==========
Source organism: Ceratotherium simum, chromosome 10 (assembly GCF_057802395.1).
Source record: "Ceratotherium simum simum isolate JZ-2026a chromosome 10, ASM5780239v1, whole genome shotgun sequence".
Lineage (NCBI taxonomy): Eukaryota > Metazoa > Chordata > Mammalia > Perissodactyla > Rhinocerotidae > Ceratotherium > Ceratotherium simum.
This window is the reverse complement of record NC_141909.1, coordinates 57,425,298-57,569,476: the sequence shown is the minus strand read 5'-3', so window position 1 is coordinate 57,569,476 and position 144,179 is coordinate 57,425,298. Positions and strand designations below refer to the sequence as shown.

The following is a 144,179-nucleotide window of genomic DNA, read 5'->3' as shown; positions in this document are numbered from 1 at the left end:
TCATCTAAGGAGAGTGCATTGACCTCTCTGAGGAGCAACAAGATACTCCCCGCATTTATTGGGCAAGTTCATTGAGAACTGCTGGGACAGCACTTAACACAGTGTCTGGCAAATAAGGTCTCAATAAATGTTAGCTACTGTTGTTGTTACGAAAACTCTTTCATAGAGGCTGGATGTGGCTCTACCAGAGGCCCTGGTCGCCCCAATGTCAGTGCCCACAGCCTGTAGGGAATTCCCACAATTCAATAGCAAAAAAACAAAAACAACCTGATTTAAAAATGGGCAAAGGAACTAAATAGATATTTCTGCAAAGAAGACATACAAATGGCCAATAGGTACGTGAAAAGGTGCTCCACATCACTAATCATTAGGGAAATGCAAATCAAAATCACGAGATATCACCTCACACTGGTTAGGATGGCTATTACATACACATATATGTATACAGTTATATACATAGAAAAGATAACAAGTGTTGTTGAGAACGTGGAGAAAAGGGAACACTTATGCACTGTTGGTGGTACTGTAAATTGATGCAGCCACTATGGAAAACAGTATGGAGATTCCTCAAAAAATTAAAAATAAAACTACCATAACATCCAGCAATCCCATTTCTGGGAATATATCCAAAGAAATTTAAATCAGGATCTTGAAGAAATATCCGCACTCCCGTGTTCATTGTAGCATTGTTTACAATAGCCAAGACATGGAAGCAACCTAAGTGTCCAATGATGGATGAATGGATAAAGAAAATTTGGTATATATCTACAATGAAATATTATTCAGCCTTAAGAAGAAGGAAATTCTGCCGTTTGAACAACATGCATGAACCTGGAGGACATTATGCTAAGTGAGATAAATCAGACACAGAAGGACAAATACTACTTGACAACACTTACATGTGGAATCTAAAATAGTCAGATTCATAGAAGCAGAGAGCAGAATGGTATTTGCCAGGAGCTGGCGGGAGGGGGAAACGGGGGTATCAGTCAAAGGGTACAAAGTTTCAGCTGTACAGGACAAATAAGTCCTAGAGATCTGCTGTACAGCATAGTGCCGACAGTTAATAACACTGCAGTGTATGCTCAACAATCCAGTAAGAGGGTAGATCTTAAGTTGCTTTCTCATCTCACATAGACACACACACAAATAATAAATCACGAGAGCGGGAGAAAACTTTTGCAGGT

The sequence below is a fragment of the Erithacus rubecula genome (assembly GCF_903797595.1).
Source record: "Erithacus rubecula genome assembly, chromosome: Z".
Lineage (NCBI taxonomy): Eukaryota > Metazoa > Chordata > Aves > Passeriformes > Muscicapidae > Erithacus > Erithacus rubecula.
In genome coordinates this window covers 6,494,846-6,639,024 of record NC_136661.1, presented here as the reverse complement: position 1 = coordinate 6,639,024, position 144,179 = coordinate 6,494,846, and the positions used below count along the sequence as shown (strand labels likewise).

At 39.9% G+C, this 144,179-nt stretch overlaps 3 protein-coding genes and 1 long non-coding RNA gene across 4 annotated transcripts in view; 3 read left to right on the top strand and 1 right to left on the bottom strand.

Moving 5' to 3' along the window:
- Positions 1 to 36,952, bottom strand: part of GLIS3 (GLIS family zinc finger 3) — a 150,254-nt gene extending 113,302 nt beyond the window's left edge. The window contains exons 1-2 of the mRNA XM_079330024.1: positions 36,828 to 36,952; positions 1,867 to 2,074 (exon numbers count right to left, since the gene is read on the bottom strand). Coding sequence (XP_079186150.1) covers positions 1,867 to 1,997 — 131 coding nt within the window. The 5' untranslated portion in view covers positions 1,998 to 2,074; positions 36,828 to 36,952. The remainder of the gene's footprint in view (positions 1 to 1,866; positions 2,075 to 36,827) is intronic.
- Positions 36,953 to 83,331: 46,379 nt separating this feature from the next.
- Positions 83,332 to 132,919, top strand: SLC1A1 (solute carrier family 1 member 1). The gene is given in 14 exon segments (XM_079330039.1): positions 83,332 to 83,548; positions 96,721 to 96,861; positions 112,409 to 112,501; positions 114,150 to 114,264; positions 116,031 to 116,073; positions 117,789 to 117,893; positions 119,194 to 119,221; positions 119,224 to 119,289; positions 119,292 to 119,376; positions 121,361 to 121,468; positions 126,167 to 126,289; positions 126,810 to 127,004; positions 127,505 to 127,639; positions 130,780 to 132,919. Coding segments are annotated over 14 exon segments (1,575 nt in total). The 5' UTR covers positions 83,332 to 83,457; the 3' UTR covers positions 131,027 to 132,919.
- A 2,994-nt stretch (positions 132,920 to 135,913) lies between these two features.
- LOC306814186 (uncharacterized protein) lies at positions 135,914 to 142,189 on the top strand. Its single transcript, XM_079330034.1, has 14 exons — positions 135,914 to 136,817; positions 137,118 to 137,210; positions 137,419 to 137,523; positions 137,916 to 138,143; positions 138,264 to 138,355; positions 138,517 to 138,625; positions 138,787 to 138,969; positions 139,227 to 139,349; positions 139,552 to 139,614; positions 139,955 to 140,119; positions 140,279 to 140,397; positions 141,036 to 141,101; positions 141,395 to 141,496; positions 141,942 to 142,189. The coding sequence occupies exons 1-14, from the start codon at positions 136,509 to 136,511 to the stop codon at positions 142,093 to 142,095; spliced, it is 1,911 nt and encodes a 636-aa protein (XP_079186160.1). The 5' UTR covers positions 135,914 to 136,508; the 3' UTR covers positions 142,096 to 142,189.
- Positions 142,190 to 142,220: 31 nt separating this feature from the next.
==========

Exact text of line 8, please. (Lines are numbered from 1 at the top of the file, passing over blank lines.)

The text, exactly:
Source record: "Erithacus rubecula genome assembly, chromosome: Z".